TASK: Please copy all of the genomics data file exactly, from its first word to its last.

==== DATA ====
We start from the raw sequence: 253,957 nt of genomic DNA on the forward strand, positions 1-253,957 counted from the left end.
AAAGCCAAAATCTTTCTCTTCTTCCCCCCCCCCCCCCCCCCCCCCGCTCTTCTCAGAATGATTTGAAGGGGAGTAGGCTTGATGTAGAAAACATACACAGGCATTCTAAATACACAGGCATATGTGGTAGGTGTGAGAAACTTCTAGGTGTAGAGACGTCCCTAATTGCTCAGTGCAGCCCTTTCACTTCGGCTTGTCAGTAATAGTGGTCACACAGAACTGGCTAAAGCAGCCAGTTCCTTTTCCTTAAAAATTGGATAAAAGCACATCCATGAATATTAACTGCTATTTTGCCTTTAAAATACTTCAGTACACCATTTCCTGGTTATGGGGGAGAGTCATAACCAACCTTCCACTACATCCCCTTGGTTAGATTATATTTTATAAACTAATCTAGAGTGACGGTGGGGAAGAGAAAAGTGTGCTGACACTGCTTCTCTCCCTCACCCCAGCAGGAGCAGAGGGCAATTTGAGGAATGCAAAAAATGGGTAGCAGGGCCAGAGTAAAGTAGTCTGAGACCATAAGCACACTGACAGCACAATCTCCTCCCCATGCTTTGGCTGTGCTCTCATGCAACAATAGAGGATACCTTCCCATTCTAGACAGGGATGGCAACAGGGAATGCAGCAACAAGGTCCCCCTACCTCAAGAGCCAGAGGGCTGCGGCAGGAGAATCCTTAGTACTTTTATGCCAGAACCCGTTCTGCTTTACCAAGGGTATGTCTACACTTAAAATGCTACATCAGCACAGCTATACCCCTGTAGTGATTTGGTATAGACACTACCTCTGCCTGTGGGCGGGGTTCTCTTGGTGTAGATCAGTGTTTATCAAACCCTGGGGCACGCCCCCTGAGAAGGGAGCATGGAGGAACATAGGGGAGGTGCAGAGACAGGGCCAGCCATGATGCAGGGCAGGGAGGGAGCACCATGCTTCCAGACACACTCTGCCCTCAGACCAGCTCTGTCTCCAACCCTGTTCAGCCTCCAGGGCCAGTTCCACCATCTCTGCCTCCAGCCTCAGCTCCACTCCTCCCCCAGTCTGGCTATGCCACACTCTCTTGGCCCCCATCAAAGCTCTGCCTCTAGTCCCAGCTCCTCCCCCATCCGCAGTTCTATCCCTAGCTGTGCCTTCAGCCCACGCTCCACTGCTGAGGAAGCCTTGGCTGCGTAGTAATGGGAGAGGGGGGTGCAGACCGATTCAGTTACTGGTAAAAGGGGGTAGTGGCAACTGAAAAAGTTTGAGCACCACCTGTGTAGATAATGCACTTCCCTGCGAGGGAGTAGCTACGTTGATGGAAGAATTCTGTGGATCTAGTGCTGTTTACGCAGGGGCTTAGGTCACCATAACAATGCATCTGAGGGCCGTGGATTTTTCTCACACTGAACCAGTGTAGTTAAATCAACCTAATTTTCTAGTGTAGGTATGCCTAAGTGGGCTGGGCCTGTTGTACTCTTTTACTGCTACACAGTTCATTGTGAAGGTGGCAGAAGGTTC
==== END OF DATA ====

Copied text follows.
We start from the raw sequence: 253,957 nt of genomic DNA on the forward strand, positions 1-253,957 counted from the left end.
AAAGCCAAAATCTTTCTCTTCTTCCCCCCCCCCCCCCCCCCCCCCGCTCTTCTCAGAATGATTTGAAGGGGAGTAGGCTTGATGTAGAAAACATACACAGGCATTCTAAATACACAGGCATATGTGGTAGGTGTGAGAAACTTCTAGGTGTAGAGACGTCCCTAATTGCTCAGTGCAGCCCTTTCACTTCGGCTTGTCAGTAATAGTGGTCACACAGAACTGGCTAAAGCAGCCAGTTCCTTTTCCTTAAAAATTGGATAAAAGCACATCCATGAATATTAACTGCTATTTTGCCTTTAAAATACTTCAGTACACCATTTCCTGGTTATGGGGGAGAGTCATAACCAACCTTCCACTACATCCCCTTGGTTAGATTATATTTTATAAACTAATCTAGAGTGACGGTGGGGAAGAGAAAAGTGTGCTGACACTGCTTCTCTCCCTCACCCCAGCAGGAGCAGAGGGCAATTTGAGGAATGCAAAAAATGGGTAGCAGGGCCAGAGTAAAGTAGTCTGAGACCATAAGCACACTGACAGCACAATCTCCTCCCCATGCTTTGGCTGTGCTCTCATGCAACAATAGAGGATACCTTCCCATTCTAGACAGGGATGGCAACAGGGAATGCAGCAACAAGGTCCCCCTACCTCAAGAGCCAGAGGGCTGCGGCAGGAGAATCCTTAGTACTTTTATGCCAGAACCCGTTCTGCTTTACCAAGGGTATGTCTACACTTAAAATGCTACATCAGCACAGCTATACCCCTGTAGTGATTTGGTATAGACACTACCTCTGCCTGTGGGCGGGGTTCTCTTGGTGTAGATCAGTGTTTATCAAACCCTGGGGCACGCCCCCTGAGAAGGGAGCATGGAGGAACATAGGGGAGGTGCAGAGACAGGGCCAGCCATGATGCAGGGCAGGGAGGGAGCACCATGCTTCCAGACACACTCTGCCCTCAGACCAGCTCTGTCTCCAACCCTGTTCAGCCTCCAGGGCCAGTTCCACCATCTCTGCCTCCAGCCTCAGCTCCACTCCTCCCCCAGTCTGGCTATGCCACACTCTCTTGGCCCCCATCAAAGCTCTGCCTCTAGTCCCAGCTCCTCCCCCATCCGCAGTTCTATCCCTAGCTGTGCCTTCAGCCCACGCTCCACTGCTGAGGAAGCCTTGGCTGCGTAGTAATGGGAGAGGGGGGTGCAGACCGATTCAGTTACTGGTAAAAGGGGGTAGTGGCAACTGAAAAAGTTTGAGCACCACCTGTGTAGATAATGCACTTCCCTGCGAGGGAGTAGCTACGTTGATGGAAGAATTCTGTGGATCTAGTGCTGTTTACGCAGGGGCTTAGGTCACCATAACAATGCATCTGAGGGCCGTGGATTTTTCTCACACTGAACCAGTGTAGTTAAATCAACCTAATTTTCTAGTGTAGGTATGCCTAAGTGGGCTGGGCCTGTTGTACTCTTTTACTGCTACACAGTTCATTGTGAAGGTGGCAGAAGGTTC